Sunday, June 24, 2007

Mmmm noodles!

I love Chinese food. I didn't always eat it, as it wasn't exactly popular where I grew up. I was introduced to it by Del, my Singaporean pen-friend. She came to visit me in Athens some 15 years ago, and was amazed that I'd never tried it despite the fact that there was a Vietnamese restaurant just a couple of blocks from my flat. We arranged to eat there one evening and I still remember what we had: shark fin soup, nem (Vietnamese spring rolls), sweet & sour chicken and szechuan beef. That meal obviously made an impression on me, as I usually can't remember what I ate yesterday, let alone half a lifetime ago.

I was hooked that evening, and went back to that restaurant time and time again with my friends, trying different dishes each time. It wasn't always a success - we once famously attempted to eat some bamboo skewers (the waiter almost collapsed in laughter and I'm pretty sure he cried too). In our defence, the skewers were small and thin, and we'd heard you could eat bamboo, only we didn't know the difference between bamboo shoots and bamboo sticks. We got the hang of it eventually.

These days I have Chinese food at least once a week, and often cook it at home. I love noodles. To me, they're the ultimate comfort food (well, except for chocolate I suppose). It was exactly what we needed today, as it's been cloudy and wet and not like summer at all. To cheer ourselves up we had lunch at our favourite noodle house, one of these places with the long tables and benches that became popular by "asian inspired" noodle restaurant chain Wagamama. "Our" noodle house is part of a much smaller and modest chain called Tai Won Mein, but it serves the best Chinese noodle dishes at very reasonable prices. The portions are huge too, which is brilliant if you've skipped breakfast, as we had. I had a mixed noodle soup (yum!), hubby had beef in black bean sauce, and we shared fried squid and spring rolls. As you can see, we polished it all off - and now feel a little less depressed about summer not making an appearance today.

Camping is a 3-star hotel

Many thanks to Gigi for donating this photo.

I guess it's fair to say that I'm not overly keen on camping. I can't see the attraction of sleeping on the floor, surrounded by creepy crawlies, separated from the great outdoors by nothing more substantial than a piece of cloth and having to share a bathroom with a load of strangers to boot. Not when I could have a proper bed, a concrete roof over my head and an en-suite bathroom.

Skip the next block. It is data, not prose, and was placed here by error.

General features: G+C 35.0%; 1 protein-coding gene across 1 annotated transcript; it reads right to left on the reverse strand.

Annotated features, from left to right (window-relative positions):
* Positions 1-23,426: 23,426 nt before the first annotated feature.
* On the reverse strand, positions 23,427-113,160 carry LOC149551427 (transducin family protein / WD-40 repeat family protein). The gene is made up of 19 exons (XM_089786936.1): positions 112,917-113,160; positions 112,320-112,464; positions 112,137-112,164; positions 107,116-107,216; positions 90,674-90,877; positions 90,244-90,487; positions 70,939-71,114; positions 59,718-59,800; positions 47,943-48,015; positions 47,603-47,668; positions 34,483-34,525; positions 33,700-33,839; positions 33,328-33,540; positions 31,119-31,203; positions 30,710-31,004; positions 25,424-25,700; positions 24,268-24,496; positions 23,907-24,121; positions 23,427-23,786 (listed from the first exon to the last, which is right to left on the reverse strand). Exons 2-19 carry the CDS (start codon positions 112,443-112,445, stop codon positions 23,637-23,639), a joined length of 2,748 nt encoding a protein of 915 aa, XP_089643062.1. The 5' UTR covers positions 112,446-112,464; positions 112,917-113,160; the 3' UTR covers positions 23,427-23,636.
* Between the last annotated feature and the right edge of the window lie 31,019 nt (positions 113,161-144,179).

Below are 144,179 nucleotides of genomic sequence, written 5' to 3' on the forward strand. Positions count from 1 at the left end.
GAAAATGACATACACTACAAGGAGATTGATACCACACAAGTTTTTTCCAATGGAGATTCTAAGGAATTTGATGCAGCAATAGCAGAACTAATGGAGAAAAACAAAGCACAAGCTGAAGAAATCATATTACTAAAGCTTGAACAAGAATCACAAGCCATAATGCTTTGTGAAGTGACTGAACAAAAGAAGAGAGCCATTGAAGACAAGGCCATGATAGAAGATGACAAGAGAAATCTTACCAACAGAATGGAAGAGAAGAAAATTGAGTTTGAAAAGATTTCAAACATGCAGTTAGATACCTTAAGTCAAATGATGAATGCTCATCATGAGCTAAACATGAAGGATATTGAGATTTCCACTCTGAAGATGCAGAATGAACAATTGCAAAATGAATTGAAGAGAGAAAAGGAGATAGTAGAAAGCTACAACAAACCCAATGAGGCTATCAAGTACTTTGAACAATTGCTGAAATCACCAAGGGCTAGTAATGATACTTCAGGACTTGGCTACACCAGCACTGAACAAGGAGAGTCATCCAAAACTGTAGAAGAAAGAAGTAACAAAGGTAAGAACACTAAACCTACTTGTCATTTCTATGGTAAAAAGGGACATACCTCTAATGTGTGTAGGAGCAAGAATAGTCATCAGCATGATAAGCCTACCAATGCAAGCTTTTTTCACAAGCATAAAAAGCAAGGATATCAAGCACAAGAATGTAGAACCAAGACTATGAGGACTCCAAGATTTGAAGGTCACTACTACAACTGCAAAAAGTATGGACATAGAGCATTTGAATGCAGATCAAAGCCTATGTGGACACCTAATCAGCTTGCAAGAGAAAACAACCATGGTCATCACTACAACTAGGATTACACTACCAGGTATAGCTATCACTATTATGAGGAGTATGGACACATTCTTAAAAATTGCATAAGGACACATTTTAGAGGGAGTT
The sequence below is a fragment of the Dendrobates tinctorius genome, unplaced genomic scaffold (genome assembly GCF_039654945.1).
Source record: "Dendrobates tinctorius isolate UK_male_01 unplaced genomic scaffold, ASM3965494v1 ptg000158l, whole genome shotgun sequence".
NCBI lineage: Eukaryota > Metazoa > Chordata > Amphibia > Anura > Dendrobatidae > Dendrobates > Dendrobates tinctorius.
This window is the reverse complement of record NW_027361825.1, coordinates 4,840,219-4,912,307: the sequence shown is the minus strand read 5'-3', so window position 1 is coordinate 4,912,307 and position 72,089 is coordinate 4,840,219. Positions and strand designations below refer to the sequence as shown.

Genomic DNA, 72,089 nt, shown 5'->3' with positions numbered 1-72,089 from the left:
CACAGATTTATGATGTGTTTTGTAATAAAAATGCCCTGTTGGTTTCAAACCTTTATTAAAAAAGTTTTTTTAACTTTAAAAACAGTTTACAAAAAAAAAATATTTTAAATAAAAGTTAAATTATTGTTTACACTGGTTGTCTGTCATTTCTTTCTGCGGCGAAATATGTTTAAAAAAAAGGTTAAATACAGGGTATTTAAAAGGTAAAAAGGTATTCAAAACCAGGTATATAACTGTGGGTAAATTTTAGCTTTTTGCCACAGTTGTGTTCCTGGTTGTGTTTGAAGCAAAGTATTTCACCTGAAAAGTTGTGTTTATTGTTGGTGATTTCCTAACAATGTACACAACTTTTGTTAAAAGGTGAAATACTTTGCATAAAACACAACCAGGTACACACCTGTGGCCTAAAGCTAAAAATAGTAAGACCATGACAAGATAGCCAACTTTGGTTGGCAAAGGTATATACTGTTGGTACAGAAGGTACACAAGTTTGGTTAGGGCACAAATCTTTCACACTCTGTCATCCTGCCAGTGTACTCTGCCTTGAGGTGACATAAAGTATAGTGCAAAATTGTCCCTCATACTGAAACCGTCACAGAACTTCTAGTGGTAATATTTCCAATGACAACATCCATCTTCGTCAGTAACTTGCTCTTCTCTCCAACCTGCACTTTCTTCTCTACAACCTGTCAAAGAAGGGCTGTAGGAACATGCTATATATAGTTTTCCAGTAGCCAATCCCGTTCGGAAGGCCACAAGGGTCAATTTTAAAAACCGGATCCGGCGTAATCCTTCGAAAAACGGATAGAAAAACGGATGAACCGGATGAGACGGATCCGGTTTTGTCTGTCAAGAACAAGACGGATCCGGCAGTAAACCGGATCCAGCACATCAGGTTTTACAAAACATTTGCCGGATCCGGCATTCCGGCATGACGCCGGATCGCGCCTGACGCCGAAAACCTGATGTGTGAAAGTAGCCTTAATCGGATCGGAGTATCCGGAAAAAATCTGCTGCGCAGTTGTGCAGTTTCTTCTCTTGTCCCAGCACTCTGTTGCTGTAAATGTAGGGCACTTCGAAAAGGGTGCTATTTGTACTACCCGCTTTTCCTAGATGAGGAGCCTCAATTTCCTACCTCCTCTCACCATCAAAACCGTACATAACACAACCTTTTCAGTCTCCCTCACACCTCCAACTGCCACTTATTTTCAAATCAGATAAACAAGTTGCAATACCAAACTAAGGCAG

I've been camping once - in Cornwall, during a rare, hot summer a few years back. It was OK. We had a double sleeping bag, bedsheets that fitted into it like a pocket (so the creepy crawlies couldn't crawl in) and proper pillows. The bar was lively, the atmosphere was good, the toilets clean. I spent most of my time in the car. My parents subjected my brother and me to a lot of car travel when we were kids. As a result, I'm quite happy in a car. Much happier than I am in a tent.

Since that trip to Cornwall I've not been anywhere near a campsite. However, I've stayed in several 3-star hotels, B&B's, rooms-to-rent and a cabana on a beach near Athens (now that was what I call camping: a little square room on the beach with a thick mattress on decking instead of a proper bed, air con, CD player, mini fridge, plasma TV with DVD player, en suite bathroom with jacuzzi shower, and a private porch with loungers - all within a short walk from bars, restaurants, cafes and ice-cream parlours).

So it was with great interest that I read about a campsite (in Cornwall, as it happens) where the tents are fully furnished. Hurray! Civilisation at last! They've got with real beds, tea lanterns, bedside tables, solar-powered lamps, chest of drawers, batik throws and wall hangings. You also have your own kitchen tent, which I'm not too excited about (your own kitchen implies you have to do your own cooking, and surely this defies the purpose of going on holiday?) but I suppose it's handy for making tea and coffee standing up as opposed to sitting cross-legged on the grass next to the creepy crawlies.

Even so, personally, if I went camping again (which is a big if anyway) I'd rather go in a caravan. I think I'd be quite happy in one like this:

Thursday, June 14, 2007

Chick lit extraordinaire

I've just finished reading Lucy in the Sky and had to tell you about it. It's Paige Toon's debut novel and it's a beautifully written, funny and heart-warming love story; easily the best chick lit I've read in a long, long time (with the possible exception of Marian Keyes's Anybody Out There, which was also brilliant, but way more depressing). Lucy in the Sky is a feel-good book, the kind you should take on hols with you, although I have to warn you, it's unputdownable. Don't let the somewhat naff synopsis put you off. After all, it's not the story per se that matters, but how you tell it - Paige Toon tells it very well indeed.

Five stars all round, and it's only £3.89 on Amazon ;-)

Wednesday, June 13, 2007

More Dickens parade photos